Could Gingrich Immigration Stance Be Shrewd Move?
Republican presidential candidate Newt Gingrich is getting lots of attention for his remarks about immigration in Tuesday's debate. Gingrich, who has been moving up in the polls, broke with his fellow candidates by saying that some illegal immigrants should be allowed to stay in the United States.
Though his statements were in line with other GOP candidates from years past, the aftershocks show just how narrow the immigration debate has been in recent years.
At first, Gingrich spouted the typical Tea Party-era Republican line: "If you've come here recently you have no ties to this country, you oughta go home, period," he said before an audience in Washington, D.C.
But his next statement was what raised eyebrows.
"If you've been here 25 years, and you got three kids and two grandkids, you've been paying taxes and obeying the law, you belong to a local church, I don't think were gonna separate you from your family, uproot you forcefully, and kick you out," Gingrich said.
That got a lot of pushback from Gingrich's fellow candidates, and a lot of post-debate attention. But his statement is not radical by traditional Republican standards.
"This is a position that's consistent with what an important element in the Republican Party has believed and argued for, for a long time," says Doris Meissner, a senior fellow with the bipartisan Migration Policy Institute in Washington, D.C., and head of the Immigration and Naturalization Service under President Clinton.
Meissner says up until the past few years, Gingrich's was the mainstream view held "by centrists, by people who have represented business and employers, and more internationally oriented views within the Republican Party."
Meissner is describing people like President George W. Bush and Arizona Sen. John McCain — both of whom pushed legislation to legalize some illegal immigrants and create a guest-worker program. That effort failed as Republicans became focused on border security. That led to enforcement-only legislation in Congress and Republican-led state laws intended to crack down on illegal immigration in states like Arizona and Alabama.
Candidate Mitt Romney sounded that note Tuesday night.
"To [say] that we're gonna say to the people who've come here illegally that now you're all gonna get to stay or some large number are gonna get to stay and become permanent residents of the United States, that will only encourage more people to do the same thing," Romney said.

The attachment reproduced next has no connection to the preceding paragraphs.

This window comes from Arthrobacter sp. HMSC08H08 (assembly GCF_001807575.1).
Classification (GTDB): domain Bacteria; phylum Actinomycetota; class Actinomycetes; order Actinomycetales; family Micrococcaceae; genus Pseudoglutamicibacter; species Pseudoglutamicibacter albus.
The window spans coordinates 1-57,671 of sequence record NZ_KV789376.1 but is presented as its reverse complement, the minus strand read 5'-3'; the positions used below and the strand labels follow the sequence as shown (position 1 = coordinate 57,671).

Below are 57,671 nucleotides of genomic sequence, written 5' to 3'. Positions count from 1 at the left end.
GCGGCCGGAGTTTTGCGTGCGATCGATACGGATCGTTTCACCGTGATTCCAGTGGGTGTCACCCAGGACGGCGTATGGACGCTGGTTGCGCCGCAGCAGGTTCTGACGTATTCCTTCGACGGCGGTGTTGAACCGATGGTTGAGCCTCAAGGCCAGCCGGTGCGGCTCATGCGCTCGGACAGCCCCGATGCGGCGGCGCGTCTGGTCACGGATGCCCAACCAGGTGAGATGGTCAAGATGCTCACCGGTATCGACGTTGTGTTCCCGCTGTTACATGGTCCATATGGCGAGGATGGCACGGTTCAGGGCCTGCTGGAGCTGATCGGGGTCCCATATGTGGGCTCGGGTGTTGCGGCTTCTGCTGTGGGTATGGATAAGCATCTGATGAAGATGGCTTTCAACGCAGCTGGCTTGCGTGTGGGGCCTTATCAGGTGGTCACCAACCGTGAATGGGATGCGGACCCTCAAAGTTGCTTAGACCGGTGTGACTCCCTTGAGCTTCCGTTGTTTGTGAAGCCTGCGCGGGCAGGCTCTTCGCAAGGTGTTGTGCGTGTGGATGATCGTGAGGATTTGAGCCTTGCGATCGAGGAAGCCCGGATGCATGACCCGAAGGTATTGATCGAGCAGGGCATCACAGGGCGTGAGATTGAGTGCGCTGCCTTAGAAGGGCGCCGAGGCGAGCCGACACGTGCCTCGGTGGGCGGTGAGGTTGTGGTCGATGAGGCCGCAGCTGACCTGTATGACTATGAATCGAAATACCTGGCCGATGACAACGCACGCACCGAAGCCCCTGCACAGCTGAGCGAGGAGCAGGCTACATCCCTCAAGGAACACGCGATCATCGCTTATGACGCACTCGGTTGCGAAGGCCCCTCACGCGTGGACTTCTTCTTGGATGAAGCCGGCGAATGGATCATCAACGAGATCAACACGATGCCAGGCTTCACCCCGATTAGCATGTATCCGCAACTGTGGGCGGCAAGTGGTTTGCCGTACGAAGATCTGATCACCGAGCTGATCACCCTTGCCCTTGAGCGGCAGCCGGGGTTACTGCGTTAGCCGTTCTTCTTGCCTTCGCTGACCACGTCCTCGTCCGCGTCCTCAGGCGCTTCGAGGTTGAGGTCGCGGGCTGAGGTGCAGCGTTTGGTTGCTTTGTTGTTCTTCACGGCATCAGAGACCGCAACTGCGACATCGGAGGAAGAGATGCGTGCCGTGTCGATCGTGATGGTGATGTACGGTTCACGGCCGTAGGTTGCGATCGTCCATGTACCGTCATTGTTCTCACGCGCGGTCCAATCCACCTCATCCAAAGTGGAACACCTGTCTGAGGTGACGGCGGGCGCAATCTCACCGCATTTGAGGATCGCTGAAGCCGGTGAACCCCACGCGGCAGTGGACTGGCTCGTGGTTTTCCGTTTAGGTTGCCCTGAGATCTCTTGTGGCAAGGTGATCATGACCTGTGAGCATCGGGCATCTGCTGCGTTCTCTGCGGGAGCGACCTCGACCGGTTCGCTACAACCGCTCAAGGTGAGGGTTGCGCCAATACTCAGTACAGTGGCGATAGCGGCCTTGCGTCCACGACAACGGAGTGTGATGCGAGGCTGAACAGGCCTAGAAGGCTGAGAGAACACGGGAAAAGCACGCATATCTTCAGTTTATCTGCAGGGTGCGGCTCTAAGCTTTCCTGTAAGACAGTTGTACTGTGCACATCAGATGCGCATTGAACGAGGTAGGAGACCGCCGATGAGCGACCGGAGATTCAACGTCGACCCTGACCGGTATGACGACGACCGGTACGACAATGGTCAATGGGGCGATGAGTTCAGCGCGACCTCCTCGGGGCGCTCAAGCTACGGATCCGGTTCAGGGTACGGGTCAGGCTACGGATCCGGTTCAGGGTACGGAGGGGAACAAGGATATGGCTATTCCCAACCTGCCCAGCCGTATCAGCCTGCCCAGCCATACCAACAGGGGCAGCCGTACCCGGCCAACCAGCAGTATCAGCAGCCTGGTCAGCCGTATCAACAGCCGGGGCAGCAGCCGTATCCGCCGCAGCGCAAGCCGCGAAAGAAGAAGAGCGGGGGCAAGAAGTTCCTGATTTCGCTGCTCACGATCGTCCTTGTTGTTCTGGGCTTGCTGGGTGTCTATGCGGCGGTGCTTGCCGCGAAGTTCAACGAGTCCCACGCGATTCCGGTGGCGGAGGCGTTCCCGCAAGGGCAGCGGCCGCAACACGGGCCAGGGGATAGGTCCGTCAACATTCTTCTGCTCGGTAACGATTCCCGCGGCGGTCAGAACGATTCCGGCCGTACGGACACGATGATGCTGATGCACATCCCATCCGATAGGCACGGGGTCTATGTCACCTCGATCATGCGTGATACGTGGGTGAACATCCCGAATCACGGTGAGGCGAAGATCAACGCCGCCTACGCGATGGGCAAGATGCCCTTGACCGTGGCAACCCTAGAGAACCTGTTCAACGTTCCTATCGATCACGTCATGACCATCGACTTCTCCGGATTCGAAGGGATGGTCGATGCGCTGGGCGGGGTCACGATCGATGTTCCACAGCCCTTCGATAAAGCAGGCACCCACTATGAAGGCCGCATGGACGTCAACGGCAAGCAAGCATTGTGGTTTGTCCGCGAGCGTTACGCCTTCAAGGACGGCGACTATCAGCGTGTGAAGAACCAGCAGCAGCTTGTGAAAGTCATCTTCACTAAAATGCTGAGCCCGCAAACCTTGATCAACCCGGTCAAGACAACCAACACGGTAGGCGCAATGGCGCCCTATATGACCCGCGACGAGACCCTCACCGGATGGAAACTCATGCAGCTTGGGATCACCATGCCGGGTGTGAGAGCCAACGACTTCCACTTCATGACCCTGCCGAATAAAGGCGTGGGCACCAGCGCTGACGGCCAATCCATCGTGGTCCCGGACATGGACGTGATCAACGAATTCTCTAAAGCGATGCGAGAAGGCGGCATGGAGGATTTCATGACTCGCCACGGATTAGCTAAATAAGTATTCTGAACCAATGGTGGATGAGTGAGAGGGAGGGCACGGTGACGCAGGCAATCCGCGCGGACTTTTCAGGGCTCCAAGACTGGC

That argument is based on what happened after Ronald Reagan granted amnesty to 3 million illegal immigrants in 1986, a move Gingrich supported while in Congress. Since then, many more people have come to the U.S. illegally.
But in the past decade, the U.S. also built some 700 miles of fencing, added roughly 20,000 Border Patrol agents and put in place drones, sensors and other technology. Fewer people are crossing the border illegally.
And the Obama administration is deporting record numbers of people already here. With those facts in mind, Gingrich seems to be taking a calculated step, talking not just about guns and fences, but about families.
"As somebody who believes strongly in family, you're going to have a hard time explaining why that particular subset is being broken up and forced to leave given the fact that they've been law-abiding citizens for the last 25 years," Gingrich said at the debate.
Gingrich was not pressed on the specifics of his proposal. But Meissner says, regardless, his remarks are shrewd politically.
"The Republican Party in its very harsh and unyielding recent stance on illegal immigration has alienated itself from the single-largest bloc of voters that are in play in the future in our political system, and that is Latino, Hispanic voters."
At the very least, Gingrich is differentiating himself from his fellow Republican candidates. And he may help his party in the long run, if not himself, by broadening the immigration issue after several years of narrowing.
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